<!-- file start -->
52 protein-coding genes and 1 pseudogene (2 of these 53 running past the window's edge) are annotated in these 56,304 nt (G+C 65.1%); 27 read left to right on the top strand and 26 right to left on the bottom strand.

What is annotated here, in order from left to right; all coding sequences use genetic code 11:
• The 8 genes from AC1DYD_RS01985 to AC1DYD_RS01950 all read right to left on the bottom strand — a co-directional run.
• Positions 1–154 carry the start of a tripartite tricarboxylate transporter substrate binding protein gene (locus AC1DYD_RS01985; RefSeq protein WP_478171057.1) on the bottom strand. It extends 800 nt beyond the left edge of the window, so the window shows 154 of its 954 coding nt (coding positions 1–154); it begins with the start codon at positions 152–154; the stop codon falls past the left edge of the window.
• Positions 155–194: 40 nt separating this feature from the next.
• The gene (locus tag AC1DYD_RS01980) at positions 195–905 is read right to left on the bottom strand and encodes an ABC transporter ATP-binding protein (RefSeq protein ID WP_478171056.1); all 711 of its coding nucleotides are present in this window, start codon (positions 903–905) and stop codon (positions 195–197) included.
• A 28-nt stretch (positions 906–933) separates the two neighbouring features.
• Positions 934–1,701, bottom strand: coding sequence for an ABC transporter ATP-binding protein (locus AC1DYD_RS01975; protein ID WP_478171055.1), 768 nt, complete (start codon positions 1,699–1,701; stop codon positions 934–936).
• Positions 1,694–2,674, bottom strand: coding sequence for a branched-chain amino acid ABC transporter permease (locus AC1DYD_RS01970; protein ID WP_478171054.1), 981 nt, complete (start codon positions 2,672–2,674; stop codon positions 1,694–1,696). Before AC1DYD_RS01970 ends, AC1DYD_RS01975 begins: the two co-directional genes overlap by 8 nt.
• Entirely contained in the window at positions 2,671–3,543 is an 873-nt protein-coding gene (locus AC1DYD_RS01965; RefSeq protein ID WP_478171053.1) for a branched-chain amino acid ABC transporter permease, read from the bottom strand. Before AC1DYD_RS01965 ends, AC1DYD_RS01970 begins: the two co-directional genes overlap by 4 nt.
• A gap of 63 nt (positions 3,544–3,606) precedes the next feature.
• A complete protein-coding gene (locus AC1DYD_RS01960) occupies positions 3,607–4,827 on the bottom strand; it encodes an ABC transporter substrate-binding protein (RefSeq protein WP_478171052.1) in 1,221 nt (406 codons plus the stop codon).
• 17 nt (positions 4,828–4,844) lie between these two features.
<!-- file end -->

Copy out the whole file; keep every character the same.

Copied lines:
52 protein-coding genes and 1 pseudogene (2 of these 53 running past the window's edge) are annotated in these 56,304 nt (G+C 65.1%); 27 read left to right on the top strand and 26 right to left on the bottom strand.

What is annotated here, in order from left to right; all coding sequences use genetic code 11:
• The 8 genes from AC1DYD_RS01985 to AC1DYD_RS01950 all read right to left on the bottom strand — a co-directional run.
• Positions 1–154 carry the start of a tripartite tricarboxylate transporter substrate binding protein gene (locus AC1DYD_RS01985; RefSeq protein WP_478171057.1) on the bottom strand. It extends 800 nt beyond the left edge of the window, so the window shows 154 of its 954 coding nt (coding positions 1–154); it begins with the start codon at positions 152–154; the stop codon falls past the left edge of the window.
• Positions 155–194: 40 nt separating this feature from the next.
• The gene (locus tag AC1DYD_RS01980) at positions 195–905 is read right to left on the bottom strand and encodes an ABC transporter ATP-binding protein (RefSeq protein ID WP_478171056.1); all 711 of its coding nucleotides are present in this window, start codon (positions 903–905) and stop codon (positions 195–197) included.
• A 28-nt stretch (positions 906–933) separates the two neighbouring features.
• Positions 934–1,701, bottom strand: coding sequence for an ABC transporter ATP-binding protein (locus AC1DYD_RS01975; protein ID WP_478171055.1), 768 nt, complete (start codon positions 1,699–1,701; stop codon positions 934–936).
• Positions 1,694–2,674, bottom strand: coding sequence for a branched-chain amino acid ABC transporter permease (locus AC1DYD_RS01970; protein ID WP_478171054.1), 981 nt, complete (start codon positions 2,672–2,674; stop codon positions 1,694–1,696). Before AC1DYD_RS01970 ends, AC1DYD_RS01975 begins: the two co-directional genes overlap by 8 nt.
• Entirely contained in the window at positions 2,671–3,543 is an 873-nt protein-coding gene (locus AC1DYD_RS01965; RefSeq protein ID WP_478171053.1) for a branched-chain amino acid ABC transporter permease, read from the bottom strand. Before AC1DYD_RS01965 ends, AC1DYD_RS01970 begins: the two co-directional genes overlap by 4 nt.
• A gap of 63 nt (positions 3,544–3,606) precedes the next feature.
• A complete protein-coding gene (locus AC1DYD_RS01960) occupies positions 3,607–4,827 on the bottom strand; it encodes an ABC transporter substrate-binding protein (RefSeq protein WP_478171052.1) in 1,221 nt (406 codons plus the stop codon).
• 17 nt (positions 4,828–4,844) lie between these two features.